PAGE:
Using a Portable Digital Recorder for Mobile Podcasting
One way to record while in the field is by using a Portable Digital Recorder. This is a digital recorder, unlike the tape players of old. The device is pretty small and can record a one-on-one conversation, or a room for a presentation.
The portable digital recorder has advanced to the point it can have XLR mics attached, can be attached to certain video cameras to enhance the audio, or run just from the unit itself. Some have a db filter – which means it will try to compress the outer noise to try and catch the speaker’s voice.
There are a few digital recorders that can fit your need. We’ll look at a few different models.
Can I just use my iPhone, iPad for Audio Recording?
Yes, you can. However, the audio recording on a smartphone or tablet will be lower quality. If you want a high quality sound, you definitely want to get a recorder that can do more than 16 bit audio. The audio on a lot of those devices does not include filters or attenuators (unless you buy a quality microphone like the Sony UWP series), therefore, your audio might succumb to the noisy environment. Not to mention if you are recording audio from your iPhone, and you phone goes off, or some push notification on your iPad, you might get those sounds in your recordings.
If you are getting into podcasting, this digital recorder will flip the bill. The Tascam DR-07 is extremely compact, and records in 24-bit to .wav or .mp3 formats. It is ideal for interviews, lectures, on the road podcasts, and more. Using Micro SDHC cards, you could record hours of material.
The DR-07 has 2 built-in adjustable condenser microphones, so you can record in the right situation. Flip the microphones outward if you need to capture a larger area, then flip inward if you are doing a more direct recording (such as an interview). There is also a 3.5 inch microphone jack to record using an external mic, and a headphone jack to listen to the levels. The limiter and switchable low cut filter reduce peaks and rumble for cleaner recordings. The Tascan DR-07 runs on AA batteries, or through the plug (sold separately).
The Tascam DR-07 costs around $100-150, and is a great device to have in a pinch, due to it’s compactness.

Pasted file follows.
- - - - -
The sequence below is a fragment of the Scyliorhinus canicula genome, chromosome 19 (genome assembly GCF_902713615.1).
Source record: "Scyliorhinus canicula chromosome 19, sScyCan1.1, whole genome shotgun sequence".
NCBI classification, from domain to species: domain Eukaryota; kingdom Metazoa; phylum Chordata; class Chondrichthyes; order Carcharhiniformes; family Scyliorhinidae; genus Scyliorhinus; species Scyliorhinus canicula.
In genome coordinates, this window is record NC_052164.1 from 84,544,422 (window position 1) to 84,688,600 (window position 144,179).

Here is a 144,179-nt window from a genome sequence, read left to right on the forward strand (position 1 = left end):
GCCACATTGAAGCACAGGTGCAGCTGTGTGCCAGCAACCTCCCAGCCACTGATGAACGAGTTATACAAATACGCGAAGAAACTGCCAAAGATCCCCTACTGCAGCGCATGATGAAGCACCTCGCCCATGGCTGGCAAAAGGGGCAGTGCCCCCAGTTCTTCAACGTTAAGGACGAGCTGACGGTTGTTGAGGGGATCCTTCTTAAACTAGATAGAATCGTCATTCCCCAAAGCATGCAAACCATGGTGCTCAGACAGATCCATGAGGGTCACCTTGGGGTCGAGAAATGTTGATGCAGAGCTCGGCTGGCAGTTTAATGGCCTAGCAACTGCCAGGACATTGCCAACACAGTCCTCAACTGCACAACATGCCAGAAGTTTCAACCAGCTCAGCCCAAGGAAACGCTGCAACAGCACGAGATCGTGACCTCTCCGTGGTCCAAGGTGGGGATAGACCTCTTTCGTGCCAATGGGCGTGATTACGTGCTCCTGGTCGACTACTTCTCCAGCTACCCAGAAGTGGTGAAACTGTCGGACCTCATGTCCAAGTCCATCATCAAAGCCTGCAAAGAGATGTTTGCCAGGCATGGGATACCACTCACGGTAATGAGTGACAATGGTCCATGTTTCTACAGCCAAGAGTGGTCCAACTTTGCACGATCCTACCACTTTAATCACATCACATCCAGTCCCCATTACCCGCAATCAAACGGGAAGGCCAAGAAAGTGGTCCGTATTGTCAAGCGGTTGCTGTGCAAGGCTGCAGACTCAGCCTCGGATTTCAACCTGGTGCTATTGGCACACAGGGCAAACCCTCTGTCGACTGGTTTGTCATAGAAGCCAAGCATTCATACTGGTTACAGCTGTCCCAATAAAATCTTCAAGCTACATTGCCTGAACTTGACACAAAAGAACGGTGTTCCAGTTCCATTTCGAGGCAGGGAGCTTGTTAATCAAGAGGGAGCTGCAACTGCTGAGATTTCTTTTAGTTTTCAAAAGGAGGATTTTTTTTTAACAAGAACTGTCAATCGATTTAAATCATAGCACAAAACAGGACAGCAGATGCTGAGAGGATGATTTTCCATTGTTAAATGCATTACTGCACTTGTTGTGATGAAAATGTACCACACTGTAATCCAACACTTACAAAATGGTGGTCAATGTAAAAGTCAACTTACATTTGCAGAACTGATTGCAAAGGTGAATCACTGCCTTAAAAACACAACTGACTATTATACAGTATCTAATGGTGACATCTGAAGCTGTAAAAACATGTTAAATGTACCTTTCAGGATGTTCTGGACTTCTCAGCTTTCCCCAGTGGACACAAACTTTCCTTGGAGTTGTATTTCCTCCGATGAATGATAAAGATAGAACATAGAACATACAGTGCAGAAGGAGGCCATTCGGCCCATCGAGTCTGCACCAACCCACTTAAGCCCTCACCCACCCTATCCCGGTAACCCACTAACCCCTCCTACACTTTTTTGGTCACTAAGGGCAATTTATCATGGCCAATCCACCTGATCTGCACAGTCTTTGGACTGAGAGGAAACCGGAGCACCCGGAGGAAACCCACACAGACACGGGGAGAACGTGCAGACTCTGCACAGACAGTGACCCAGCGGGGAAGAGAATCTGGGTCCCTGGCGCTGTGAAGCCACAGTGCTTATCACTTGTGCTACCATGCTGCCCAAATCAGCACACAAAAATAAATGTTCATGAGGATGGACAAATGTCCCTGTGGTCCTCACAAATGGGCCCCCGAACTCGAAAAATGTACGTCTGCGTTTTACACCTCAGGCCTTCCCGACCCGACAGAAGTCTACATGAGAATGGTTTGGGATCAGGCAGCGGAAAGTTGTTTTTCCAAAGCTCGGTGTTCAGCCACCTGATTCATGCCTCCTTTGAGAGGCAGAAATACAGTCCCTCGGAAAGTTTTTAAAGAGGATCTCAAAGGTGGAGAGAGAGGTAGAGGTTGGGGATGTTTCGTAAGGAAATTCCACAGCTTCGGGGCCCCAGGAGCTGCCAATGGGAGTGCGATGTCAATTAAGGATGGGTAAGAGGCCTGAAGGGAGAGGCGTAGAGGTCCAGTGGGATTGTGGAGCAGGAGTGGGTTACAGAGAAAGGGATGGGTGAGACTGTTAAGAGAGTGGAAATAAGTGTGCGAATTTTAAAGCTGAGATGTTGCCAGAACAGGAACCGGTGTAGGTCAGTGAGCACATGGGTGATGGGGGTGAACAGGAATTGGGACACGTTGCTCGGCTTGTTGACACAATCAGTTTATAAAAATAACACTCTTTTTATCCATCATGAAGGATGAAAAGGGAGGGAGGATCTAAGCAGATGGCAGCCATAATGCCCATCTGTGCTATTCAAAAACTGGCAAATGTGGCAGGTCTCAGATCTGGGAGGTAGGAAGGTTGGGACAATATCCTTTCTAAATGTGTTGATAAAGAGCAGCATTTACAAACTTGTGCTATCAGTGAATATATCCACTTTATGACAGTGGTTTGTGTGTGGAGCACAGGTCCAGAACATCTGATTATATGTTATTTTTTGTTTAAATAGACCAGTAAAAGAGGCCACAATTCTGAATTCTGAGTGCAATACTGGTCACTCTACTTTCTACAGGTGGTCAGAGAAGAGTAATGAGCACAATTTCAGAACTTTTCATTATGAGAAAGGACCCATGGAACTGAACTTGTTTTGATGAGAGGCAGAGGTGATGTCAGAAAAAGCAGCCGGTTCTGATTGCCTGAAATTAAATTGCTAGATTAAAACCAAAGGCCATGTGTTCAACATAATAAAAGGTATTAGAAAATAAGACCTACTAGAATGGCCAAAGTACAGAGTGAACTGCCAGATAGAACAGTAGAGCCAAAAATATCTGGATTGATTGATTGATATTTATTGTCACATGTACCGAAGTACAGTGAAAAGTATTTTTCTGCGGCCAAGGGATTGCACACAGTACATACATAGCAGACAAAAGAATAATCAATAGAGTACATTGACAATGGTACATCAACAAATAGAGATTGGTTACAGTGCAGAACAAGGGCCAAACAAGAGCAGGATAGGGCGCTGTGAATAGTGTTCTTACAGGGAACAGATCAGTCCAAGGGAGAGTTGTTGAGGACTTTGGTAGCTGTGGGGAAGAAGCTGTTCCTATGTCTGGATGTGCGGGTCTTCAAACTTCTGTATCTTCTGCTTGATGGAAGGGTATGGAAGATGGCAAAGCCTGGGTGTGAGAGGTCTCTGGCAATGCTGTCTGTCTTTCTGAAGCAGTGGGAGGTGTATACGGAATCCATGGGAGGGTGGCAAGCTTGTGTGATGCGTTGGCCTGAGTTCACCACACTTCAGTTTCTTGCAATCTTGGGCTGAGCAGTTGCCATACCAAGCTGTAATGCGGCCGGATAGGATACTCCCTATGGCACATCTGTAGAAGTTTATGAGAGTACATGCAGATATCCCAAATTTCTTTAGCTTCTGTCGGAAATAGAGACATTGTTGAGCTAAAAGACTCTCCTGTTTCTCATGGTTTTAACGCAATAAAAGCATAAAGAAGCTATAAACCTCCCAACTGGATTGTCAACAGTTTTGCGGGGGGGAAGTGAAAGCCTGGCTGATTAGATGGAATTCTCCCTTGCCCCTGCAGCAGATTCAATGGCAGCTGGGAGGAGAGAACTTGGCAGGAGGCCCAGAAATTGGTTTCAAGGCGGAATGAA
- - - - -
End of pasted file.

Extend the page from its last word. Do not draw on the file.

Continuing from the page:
If you really want to get serious with your audio recordings to turn into a podcast, the Roland R-05 recorder is for you. Not only does it record in 24-bit, but it also allows you to connect an external microphone. That way, you can keep the recorder at your side while you get a sound-byte or interview. There is also an on-board editing feature that allows you to mix down your audio on the fly.
You can record in wave or MP3 formats, and send the audio to Mac or PC via the USB cable. The recorder can also be affixed to a stand or tri-pod to reduce hand or table noise (when people are tapping on the table, the device might just pick that up).
Should I use Mic or Line-In?
The Roland R-05 has both mic and line-in inputs. So which one should you use? You use a Line-in when you are recording from an instrument, or a mixing board. The microphone input is a little more sensitive in picking up sound. If you plugged the mic into the line-in, you might risk getting a lower volume on your recordings – some to the point where it’s unusable. On the same token, sometimes switching to the other could help control the sound. It all depends on what external hardware you are using.
This recorder is around the $200 price range
Going pro can mean a device like the Edirol 4 channel field recorder. This becomes a greatly versatile machine, because it can connect up to 4 audio channels (with phantom power). It can send to line-out, a channel on a mixer, or USB. There is an option to set up time-code so you can sync your audio and video together. It records as a .wav file through the internal 80 GB storage, or USB out to external storage.
This recorder is a little more expensive at the $2,300 range. If you are recording more than one voice, this can be a great addition.
If you record a room – maybe bands or roundtable discussions, the Zoom H2N might be your best choice. This digital recorder has 5 microphones inside, so you can catch all directions of a room. The Zoom can record up to 24-bit wav, or 320 kbps MP3. You can connect a microphone through the 3.5 inch jack on the side. You can also plug in the headphones to control the audio levels. The Zoom has a 1.8″ backlit display to help you set the controls on your microphone.
The Zoom H2N is around $150. It’s very versatile for whatever need you have.
What is the best Distance to Hold a digital recorder?
The best situation is to place the microphone on a tripod in-between you and the person you are interviewing. Even using a monopod can reduce fidget noise, and give you a stable point to not only hold the microphone (from the monopod), but also move it around from your voice, to theirs.
Try to hold any microphone appx. 6-12 inches from their mouths. If you have attenuation set, this is even more important, for you might risk losing their audio.
This is for those of you who want to record video or audio. The Alesis VideoTrack can also triple as a still photograph camera. It only takes 640×480 video, but if you are only recording for your personal use, this digital video/audio device is pretty good. The audio records through the microphones on the top. You can listen in on the headphone jack, and transfer files through the USB connection.